Wind mitigation form Item #2

I interput item #2 on the new wind mitigation form requires the predominant roof covering to meet the 2001 Florida Building Code or 1994 South Florida Building Code AND any of the NOA’s, product approvals and tests listed in order to meet the highest rating for box A. The problem I’m running into is when a permit is provided for a roof installed complying with the 2001 Florida Building Code or 1994 South Florida Building Code but nobody can provide the NOA’s, product approvals or testing required I have to mark box B (Does not meet the above requirements) or box C (Unkown or undetermined).
I have not been able to get a clear determination from anyone if a copy of a building permit ONLY is acceptable without the NOA’s, product approvals or tests.
Has anyone else run across this problem?

Charlie Wagner
Wagner Inspection Services, Inc.

If it was a permited roof installed after the 2001/1994 building codes, you should be rating it as meeting the noa approval.

No permit, no approval.

No permit, no approval without documents that every installed item was noa approved.

At least thats my understanding. Good luck.

:mrgreen: The form states OR not AND. Point that out to anyone who complains.

That is exactly what the insurance companies wanted with the new form. This new form is all about limiting discounts instead of giving credit where it is due IMHO. I fell for you guys. I wouldn’t touch the new form with a 10 ft pole. I have a feeling that we will see a lot of contractors getting into trouble in the near future with this new form. The sad part is that you have a license to lose.

whose on first?

Folks here are having trouble finding anyone that will do the Wind Mitigation inspections since the new form came out. If anyone has read it and read between the lines and ferreted out all the nonsense they would come to the same conclusion Greg, I and most others have. It was designed with one thing in mind; to deny the discounts any way they can. This thing has more loops and vague statements. Like taking a MIssissippi DUI test. I wouldn’t do one now either for twice the money. I have had calls from Realtors asking me to explain it to them and tell me clients can’t get credits when they know the roof was less than 3 years old. Thousands of homes got new roofs after the hurricanes and the counties were waiving all kinds of normal requirements to expedite folks getting their roof on before the next round of rainstorms. Typical goat roping.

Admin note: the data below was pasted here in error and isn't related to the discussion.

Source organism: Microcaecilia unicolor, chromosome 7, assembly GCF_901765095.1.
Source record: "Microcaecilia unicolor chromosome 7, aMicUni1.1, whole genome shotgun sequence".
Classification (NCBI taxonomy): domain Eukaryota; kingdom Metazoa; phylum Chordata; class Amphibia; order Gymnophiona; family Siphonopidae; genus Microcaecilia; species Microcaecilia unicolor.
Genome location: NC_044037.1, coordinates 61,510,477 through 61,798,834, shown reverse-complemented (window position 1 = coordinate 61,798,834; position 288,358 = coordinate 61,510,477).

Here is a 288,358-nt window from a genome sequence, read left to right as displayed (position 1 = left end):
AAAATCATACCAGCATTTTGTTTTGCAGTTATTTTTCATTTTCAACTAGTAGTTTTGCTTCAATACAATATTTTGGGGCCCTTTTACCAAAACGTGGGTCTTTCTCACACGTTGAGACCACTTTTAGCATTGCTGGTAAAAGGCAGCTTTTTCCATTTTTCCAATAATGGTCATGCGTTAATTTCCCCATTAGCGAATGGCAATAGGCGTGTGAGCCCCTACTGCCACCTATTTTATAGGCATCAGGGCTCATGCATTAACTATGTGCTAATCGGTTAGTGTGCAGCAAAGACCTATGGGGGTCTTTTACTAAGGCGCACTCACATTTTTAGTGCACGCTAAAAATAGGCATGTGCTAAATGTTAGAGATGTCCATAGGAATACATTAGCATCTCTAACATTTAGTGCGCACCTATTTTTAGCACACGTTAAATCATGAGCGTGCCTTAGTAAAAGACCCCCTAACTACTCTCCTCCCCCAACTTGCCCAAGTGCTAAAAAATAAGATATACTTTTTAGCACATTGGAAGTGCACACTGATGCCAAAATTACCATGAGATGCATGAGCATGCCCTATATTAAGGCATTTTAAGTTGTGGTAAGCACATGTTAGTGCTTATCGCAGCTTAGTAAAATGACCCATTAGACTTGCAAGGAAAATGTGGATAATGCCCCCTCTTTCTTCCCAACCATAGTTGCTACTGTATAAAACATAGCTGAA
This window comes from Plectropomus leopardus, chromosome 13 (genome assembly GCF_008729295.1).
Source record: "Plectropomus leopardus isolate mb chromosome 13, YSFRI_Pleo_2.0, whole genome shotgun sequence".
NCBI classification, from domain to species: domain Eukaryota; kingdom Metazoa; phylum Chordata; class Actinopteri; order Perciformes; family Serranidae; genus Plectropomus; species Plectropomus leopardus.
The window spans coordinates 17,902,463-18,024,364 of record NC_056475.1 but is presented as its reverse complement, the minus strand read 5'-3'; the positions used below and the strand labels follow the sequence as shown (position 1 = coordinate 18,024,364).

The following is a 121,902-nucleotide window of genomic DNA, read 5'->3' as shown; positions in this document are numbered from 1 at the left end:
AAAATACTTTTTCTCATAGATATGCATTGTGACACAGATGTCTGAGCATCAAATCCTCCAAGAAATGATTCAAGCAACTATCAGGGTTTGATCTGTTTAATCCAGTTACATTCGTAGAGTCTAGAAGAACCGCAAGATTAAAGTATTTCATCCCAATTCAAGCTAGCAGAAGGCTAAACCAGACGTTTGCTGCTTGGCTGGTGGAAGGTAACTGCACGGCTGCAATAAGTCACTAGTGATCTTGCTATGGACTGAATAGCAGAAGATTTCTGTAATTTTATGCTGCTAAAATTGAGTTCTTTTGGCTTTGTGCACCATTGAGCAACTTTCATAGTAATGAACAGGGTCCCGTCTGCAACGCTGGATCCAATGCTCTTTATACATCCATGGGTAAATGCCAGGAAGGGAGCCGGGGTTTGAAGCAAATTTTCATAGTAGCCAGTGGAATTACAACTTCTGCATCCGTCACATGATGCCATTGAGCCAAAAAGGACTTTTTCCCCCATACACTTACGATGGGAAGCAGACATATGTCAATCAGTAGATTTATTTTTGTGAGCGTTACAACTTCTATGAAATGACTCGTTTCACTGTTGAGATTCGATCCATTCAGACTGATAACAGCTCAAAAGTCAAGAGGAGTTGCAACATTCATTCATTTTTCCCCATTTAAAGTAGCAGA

Mission accomplished.

Hey Charlie,

This question is all about the permit and the permit process. The Permit is the proof of NOA.

If a permit was pulled for the roof, the contractor had to present the NOA for permit approval. The permit should not have been issued without presenting the NOA documentation. Below is a straight from Broward County’s Roof permit Application:

  • All roofing work done shall be in accordance with the [FONT=Helvetica,Helvetica][size=2]Dade County and State of Florida Notices of Acceptance and Roof Application Standards (R.A.S.).[/size]
    [/FONT] - Other components such as roof vents must have **[FONT=Helvetica,Helvetica][size=2]Notices of Acceptance **[/size]
    [/FONT]at time of permit.
    Just like any permited work, archetictural drawings, site plans, and product approval codes, are required before permits are issued.

If in doubt, call your local building department and ask them if proof of NOA is required for a roof permit.

If a permit was pulled and the roof passed inspection, you should mark box A. That is why the form requires a roof permit issue date or completion date.

Hope this helps.

Reliance on code enforcement approval may or may not be the required due diligence an inspector will need to prove if brought before a judge on this issue. Good luck! I got more questions than answers.

I agree that the form leaves more questions than answers. Especially with regards to shutters and nail patterns.

But on this point, (approval codes for permitted roofs) you have to give them the credit that matches the permit they were issued.

Anything else would be negligent to the client who is paying for the inspection and payed for the new roof and permit.